I've read thousands of words about why Donald Trump won't be President. Surely, he can't. Really, he mustn't. Honestly, he shouldn't. But the intellect of these highly paid and pleading columnists is nowhere near as revealing as the extraordinary conversation I heard the other day in one of New York's most exclusive areas.
Currently, the EU provides billions in funding for our Higher Education institutions; gives vital support to Further Education; enables young people to live and study across the continent; and creates jobs and training opportunities. Brexit does not need to mean the end for youth opportunity, but there is a great deal of work to be done to ensure that our futures are not damaged by it.
May, as the second woman Conservative PM, needs to be set against a rather different historical backdrop. We have yet to see how well feminist Toryism can work in practice, and whether May will succeed to 'iron' out the obvious inconsistencies and 'iron' in a new ethos to the social and intellectual fabric of the Conservative party.
The political paradigm has now shifted irreversibly, and a new economic consensus is beckoning, one in favour of recognising the plight of the "have-nots" and that equality of opportunity is not a burden, but crucial for a successful economy and a harmonious society. And that can only be a good thing.
We can close our eyes to these probabilities now, safe in the knowledge that a 1980s-style polarised debate between unilateralists and multilateralists can only benefit the Conservative Party. But those with any genuine concern for the national security of this country must look beyond such tempting gains and see the underlying threats before we face far more painful choices later in the programme.
Every administration comes to power with shiny new ideas and plenty of healthy idealism. The abiding challenge for the new Prime Minister's team, led by the very capable Chiefs of Staff, Nick Timothy and Fiona Hill, will be to find the right balance between focussing on the big stuff, without allowing the new PM and government to appear too diffident about the daily media hubbub.
The Japanese firm Softbank is to take over British chip designer ARM with no objection from the government, despite Theresa May's recent questioning of the wisdom of takeovers of British companies by overseas entities.
The death of DECC is not simply a linguistic destruction. We now have an (unelected) government leadership that dismisses the need for a carbon reduction strategy and is consistently opposed to climate regulation measures on business and industry.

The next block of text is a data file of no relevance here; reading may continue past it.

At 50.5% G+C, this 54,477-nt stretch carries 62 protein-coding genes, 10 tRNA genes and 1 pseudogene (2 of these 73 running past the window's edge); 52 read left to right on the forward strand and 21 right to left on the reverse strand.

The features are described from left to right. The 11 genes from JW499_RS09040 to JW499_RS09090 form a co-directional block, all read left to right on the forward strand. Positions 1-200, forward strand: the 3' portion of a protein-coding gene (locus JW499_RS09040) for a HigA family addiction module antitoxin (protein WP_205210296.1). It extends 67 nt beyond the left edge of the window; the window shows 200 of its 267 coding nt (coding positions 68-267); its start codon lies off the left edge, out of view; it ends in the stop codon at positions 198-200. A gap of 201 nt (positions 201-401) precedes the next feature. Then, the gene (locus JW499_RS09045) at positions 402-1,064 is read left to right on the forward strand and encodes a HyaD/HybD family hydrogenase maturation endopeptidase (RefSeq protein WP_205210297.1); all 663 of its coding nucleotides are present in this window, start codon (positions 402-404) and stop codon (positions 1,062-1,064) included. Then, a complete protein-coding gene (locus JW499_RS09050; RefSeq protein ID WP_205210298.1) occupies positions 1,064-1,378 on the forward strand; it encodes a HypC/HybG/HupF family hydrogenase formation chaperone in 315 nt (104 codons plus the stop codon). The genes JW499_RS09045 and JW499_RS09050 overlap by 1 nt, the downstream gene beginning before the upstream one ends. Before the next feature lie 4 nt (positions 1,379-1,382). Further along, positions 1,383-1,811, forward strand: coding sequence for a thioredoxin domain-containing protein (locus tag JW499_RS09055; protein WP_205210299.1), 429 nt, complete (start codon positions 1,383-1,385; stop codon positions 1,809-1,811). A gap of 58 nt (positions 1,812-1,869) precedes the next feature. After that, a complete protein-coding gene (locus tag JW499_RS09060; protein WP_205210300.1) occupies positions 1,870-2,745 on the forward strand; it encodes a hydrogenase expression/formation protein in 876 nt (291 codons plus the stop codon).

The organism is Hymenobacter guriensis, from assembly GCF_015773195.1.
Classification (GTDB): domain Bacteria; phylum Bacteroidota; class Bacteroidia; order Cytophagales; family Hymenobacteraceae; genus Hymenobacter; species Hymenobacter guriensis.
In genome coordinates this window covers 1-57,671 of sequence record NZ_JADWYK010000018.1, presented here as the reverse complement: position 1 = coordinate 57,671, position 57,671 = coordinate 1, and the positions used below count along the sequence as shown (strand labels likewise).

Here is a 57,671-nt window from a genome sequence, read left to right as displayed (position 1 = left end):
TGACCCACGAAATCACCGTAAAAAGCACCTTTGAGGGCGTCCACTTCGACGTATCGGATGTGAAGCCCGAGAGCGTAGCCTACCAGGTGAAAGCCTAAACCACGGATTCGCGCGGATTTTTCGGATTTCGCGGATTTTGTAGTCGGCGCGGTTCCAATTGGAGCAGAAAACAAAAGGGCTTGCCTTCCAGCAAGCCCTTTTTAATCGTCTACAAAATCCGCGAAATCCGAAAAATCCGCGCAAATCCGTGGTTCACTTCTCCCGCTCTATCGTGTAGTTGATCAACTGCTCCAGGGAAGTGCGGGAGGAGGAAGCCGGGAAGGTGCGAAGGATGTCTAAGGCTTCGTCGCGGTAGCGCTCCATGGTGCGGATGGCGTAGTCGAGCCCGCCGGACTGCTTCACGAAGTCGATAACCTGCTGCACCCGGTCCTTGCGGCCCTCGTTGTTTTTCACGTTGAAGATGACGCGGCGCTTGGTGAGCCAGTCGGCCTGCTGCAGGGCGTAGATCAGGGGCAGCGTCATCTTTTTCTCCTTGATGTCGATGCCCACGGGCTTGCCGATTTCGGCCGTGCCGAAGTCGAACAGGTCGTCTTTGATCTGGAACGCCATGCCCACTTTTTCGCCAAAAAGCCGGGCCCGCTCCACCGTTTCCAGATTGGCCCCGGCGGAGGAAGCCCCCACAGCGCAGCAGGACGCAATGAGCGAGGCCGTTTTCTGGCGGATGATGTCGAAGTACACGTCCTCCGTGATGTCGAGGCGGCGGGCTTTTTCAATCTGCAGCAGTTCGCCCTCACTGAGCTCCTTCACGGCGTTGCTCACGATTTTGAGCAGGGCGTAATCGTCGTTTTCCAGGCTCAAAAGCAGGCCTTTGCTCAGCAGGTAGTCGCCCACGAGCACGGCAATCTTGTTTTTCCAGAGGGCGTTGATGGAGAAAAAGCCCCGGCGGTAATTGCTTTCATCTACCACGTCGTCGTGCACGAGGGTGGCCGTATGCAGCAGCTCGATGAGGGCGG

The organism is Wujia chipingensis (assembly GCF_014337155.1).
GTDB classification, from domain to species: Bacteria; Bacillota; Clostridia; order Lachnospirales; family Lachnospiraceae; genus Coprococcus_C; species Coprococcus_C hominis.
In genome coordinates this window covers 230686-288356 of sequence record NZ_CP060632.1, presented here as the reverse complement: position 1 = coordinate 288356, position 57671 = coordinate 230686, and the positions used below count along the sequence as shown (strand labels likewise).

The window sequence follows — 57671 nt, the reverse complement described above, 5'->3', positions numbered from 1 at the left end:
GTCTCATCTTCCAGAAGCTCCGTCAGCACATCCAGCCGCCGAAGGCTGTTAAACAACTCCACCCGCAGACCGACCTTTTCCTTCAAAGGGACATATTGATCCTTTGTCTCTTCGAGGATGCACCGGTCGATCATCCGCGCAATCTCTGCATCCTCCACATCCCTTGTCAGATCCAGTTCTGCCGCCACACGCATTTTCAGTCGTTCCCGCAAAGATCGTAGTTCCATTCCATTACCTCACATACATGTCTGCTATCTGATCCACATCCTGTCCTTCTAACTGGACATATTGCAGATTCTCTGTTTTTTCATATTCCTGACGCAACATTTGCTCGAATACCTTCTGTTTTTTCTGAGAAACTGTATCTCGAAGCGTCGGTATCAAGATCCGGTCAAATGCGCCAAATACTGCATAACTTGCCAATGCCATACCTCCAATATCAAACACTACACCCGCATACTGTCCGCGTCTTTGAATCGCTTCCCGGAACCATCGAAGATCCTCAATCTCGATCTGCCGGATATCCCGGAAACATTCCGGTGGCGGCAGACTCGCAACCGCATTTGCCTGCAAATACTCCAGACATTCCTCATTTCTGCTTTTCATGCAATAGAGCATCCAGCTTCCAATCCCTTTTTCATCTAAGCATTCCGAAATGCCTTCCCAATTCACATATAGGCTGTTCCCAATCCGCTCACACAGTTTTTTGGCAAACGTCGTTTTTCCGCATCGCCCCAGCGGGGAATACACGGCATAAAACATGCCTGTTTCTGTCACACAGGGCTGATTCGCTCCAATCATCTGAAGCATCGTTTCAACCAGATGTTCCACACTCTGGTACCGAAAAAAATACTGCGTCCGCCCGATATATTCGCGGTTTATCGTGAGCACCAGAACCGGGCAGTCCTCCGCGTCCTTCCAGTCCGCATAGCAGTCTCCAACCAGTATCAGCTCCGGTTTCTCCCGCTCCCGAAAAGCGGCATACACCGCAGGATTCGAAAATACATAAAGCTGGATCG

Even if Theresa May had won an outright leadership election, it would hardly have been a rigorous exercise in democracy. The party members do not get to decide who stands: you first have to be nominated by fellow MP's, and then even this lot are whittled down by the 1922 committee to just two candidates. Even then, even if absolutely any member of the Conservative Party had been able to stand unimpeded and every single member voted for one candidate, our new Prime Minister would have only been decided upon by 0.2% of the population.
Dear Secretary of State for Work and Pensions... You will be at the helm of the Department for Work and Pensions in circumstances few would have predicted a few weeks ago: a worsening labour market and the prospect of a recession. Adjusting your department to this new reality should be your top priority.
The future of the UK outside of the EU is uncertain but if we let those with radical and divisive views take control of our country rather than moving back towards the path of centrism, the future is likely to be a far less inclusive and united place.
Throughout his political career, first as leader of the opposition, then as PM under coalition conditions, David Cameron did the best for his country, often at personal and political cost to himself, and for me that elevates him way beyond being merely a successful politician, and into the realm of true statesman.
We rely on the law to safeguard justice. It is the existence of laws and challenges when they are not followed that sustains our democracy. We are now likely to be entering a period of high economic instability and the Brexit vote is also likely to result in the loss of a number of legal protections from the EU around worker's rights for example. Now more than ever our Human Rights Act is pivotal.
May's one nation conservatism is undoubtedly more akin to Disraeli than Cameron's interpretation. Though the concern still stands that the party has merely taken two steps forward, and one jump back.
Maybe May will be able to broker the best deal for Britain - all of Britain - in the days and months yet to come. And maybe not.
It's so depressing, and the depression is heightened by the fact that it should be so exciting. If you asked me how I should feel at the idea of a w...